Senator Hanson-Young -Regarding the bill's treatment of section 60H of the act, how do you see that that fits with HREOC's recommendations in their equal entitlements report?
Prof. Millbank -It is a step towards it, but it does not implement their recommendations on parentage at all, I would say. It is really sidestepping them.
Senator PRATT -What would section 60H, regarding children born as a result of artificial conception procedures, look like under a reformed model with an ideal definition?
Prof. Millbank -In my submission I say what I think the bill should do, and that is to amend 60H but also make it clear how 60H fits into the Family Law Act as a whole. As I will mention later on the superannuation legislation, part of the problem with the Family Law Act-part of the problem with federal law generally-is that, for 20 or 30 years, no-one has really thought about who a parent is, so the developments of the definitions have been really shambolic. We have seen in cases like Re Patrick and Re Mark the Family Court going, 'Um, there is no actual definition of parent in the Family Law Act.' We have different definitions in different sections, but we do not know whether they apply to the whole act or not. I would say: start with a definition of parent under section 4 of the act and say the obvious, which the court has said in the case of Tobin-a child is a child born through intercourse to two biological parents. That is not so hard. With assisted conception methods where you have partial genetic connections, it becomes more complicated. So I would say: (1) the biological parents of a child conceived through intercourse (2) the parents of a child lawfully adopted by them (3) parents who are recognised under section 60H and (4) parents recognised under state law as prescribed by the Family Law Act. Then I would amend section 60H to make it gender-neutral. I would use the words 'assisted conception' rather than 'artificial conception' because I think artificial is quite insulting to the tens of thousands of people who use assisted conception procedures every year in Australia.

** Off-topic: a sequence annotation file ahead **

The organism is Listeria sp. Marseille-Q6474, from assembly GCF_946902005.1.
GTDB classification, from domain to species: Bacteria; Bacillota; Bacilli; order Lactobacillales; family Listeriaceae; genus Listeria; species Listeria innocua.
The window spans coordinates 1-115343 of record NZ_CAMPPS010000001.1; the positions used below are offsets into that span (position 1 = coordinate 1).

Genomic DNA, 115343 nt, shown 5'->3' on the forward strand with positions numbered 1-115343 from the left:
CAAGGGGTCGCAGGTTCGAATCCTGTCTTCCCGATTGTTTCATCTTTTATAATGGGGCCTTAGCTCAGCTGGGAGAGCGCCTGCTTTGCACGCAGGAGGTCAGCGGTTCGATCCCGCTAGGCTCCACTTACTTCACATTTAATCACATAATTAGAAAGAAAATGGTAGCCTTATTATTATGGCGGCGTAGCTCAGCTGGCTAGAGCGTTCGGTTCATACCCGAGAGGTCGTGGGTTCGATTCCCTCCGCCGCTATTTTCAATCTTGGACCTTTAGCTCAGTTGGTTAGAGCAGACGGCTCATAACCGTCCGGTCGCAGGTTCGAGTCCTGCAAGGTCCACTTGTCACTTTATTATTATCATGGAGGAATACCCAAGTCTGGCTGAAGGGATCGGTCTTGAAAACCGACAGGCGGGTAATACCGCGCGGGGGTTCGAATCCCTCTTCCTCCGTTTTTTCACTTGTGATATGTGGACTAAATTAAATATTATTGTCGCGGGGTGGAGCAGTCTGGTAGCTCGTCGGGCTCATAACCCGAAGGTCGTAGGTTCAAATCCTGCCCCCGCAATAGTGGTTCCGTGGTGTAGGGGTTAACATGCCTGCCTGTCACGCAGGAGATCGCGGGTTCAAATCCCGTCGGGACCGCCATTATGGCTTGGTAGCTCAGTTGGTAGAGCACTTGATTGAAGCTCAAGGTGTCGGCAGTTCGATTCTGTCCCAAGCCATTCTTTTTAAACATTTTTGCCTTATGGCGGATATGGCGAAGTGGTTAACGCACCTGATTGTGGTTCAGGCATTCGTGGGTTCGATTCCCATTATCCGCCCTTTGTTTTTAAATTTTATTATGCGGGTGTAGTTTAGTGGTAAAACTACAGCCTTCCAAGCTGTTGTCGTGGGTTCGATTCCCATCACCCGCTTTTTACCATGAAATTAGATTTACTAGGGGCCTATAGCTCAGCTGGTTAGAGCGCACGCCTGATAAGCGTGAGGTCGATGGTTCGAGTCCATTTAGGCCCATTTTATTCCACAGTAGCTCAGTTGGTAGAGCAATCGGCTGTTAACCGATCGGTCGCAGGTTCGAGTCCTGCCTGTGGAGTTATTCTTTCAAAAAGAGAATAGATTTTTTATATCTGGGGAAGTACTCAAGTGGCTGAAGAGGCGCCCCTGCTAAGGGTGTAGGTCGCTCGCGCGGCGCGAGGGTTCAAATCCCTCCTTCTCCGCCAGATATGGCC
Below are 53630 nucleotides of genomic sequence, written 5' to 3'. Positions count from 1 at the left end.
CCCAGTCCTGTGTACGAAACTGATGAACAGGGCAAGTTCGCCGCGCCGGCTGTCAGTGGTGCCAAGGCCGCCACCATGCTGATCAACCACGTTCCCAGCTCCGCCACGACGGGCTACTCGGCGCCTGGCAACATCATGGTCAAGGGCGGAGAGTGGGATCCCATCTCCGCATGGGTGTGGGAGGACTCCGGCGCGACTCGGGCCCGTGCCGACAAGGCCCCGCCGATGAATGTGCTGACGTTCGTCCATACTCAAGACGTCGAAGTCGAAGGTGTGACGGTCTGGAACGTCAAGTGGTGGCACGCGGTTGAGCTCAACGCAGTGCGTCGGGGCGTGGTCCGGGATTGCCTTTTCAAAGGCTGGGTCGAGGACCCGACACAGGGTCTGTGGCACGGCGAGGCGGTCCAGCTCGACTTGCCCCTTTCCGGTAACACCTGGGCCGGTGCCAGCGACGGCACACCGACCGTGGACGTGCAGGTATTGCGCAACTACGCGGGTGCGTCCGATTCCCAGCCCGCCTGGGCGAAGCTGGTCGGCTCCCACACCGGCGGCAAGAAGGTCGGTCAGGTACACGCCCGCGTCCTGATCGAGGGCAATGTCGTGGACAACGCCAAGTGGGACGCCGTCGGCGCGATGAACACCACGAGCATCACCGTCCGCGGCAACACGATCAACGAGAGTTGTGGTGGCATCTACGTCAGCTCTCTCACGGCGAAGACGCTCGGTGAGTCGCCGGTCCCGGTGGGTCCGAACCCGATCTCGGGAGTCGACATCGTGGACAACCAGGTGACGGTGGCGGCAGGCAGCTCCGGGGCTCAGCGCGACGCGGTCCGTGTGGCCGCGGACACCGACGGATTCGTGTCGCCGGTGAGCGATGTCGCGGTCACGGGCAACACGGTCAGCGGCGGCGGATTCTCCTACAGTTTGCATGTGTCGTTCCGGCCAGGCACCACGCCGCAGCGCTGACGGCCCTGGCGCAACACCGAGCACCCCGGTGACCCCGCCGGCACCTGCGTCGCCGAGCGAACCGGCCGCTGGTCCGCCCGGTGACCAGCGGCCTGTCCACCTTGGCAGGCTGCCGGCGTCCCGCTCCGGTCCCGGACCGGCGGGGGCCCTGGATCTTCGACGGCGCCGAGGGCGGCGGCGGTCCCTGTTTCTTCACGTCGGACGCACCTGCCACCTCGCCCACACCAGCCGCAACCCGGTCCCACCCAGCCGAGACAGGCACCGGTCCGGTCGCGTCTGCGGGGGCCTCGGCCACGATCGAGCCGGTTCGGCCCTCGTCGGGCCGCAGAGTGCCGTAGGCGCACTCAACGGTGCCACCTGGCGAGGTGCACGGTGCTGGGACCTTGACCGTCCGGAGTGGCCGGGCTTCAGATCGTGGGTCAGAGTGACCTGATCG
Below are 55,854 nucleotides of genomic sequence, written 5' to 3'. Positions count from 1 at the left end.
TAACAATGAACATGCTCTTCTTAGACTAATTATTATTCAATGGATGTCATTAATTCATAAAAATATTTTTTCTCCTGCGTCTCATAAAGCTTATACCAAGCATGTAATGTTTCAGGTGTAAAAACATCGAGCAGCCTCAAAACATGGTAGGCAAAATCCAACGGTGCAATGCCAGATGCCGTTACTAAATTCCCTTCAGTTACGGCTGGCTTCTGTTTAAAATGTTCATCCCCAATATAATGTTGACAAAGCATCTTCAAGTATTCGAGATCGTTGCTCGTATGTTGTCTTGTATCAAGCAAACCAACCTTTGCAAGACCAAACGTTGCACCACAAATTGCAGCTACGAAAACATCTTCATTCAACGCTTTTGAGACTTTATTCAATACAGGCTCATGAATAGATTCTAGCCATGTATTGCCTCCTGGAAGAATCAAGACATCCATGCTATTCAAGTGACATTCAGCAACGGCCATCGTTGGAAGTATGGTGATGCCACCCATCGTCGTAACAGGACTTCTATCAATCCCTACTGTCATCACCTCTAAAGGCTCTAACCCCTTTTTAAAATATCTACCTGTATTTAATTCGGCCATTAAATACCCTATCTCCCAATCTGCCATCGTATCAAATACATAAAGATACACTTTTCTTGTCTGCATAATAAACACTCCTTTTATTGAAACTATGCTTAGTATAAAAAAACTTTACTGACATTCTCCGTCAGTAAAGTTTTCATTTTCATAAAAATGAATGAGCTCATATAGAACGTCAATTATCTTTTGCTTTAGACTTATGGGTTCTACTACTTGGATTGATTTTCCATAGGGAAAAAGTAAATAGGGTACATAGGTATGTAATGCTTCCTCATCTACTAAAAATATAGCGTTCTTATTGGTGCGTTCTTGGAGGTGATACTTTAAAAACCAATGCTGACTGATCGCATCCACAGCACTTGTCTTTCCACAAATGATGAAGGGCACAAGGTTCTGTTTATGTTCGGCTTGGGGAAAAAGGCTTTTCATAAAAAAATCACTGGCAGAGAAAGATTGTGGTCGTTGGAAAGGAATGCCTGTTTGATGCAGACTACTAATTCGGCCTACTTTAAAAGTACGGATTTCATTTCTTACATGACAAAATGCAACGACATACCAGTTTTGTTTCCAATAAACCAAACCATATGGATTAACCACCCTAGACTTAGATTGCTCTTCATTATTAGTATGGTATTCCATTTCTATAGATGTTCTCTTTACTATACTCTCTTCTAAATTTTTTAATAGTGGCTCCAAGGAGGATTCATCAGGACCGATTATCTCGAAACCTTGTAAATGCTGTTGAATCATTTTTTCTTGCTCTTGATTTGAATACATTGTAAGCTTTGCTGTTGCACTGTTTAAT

You make section 60 gender-neutral so that you cover the children of lesbian couples. By mirroring state provisions or having a process whereby you can prescribe particular state acts, you then leave the door open. You give the ability in family law to recognise other developments such as surrogacy. As I will say in a moment, I think those developments should start with the states. I think it is important that parentage start with the states because they keep the birth registries and the birth certificates. Federal law should be largely mirroring those developments. By having the ability to pick up parentage by prescription of state acts, you then leave it in the hands of the federal law to determine whether they are going to take those up in the future, whether they want to do it one by one as the states do it or whether they want to wait and do it all at the same time. That is how I would see it going.
Senator PRATT -What are the potential problems of having a 'product of the relationship' definition?
Prof. Millbank -It is interesting to me that the 'product of the relationship' definition has been used in the super legislation and not in family law legislation. That in itself is quite telling. It has been used in the super legislation because it is very broad-it is quite ill defined, in my view-and it has not been put in the family law legislation for precisely the reason that you cannot be absolutely sure who the child's parents are. You have the possibility of four parents, I would say, in surrogacy arrangements. You do not have a clear connection with the assisted conception parentage presumptions in state law. I am seguing into what I am going to talk about with the super legislation, but you do not have a point in time and you do not have a consent requirement. You have the definition pulling in two different directions with the assisted conception presumptions and with surrogacy. The fact that it has not been put in the Family Law Act shows that it is not a workable definition.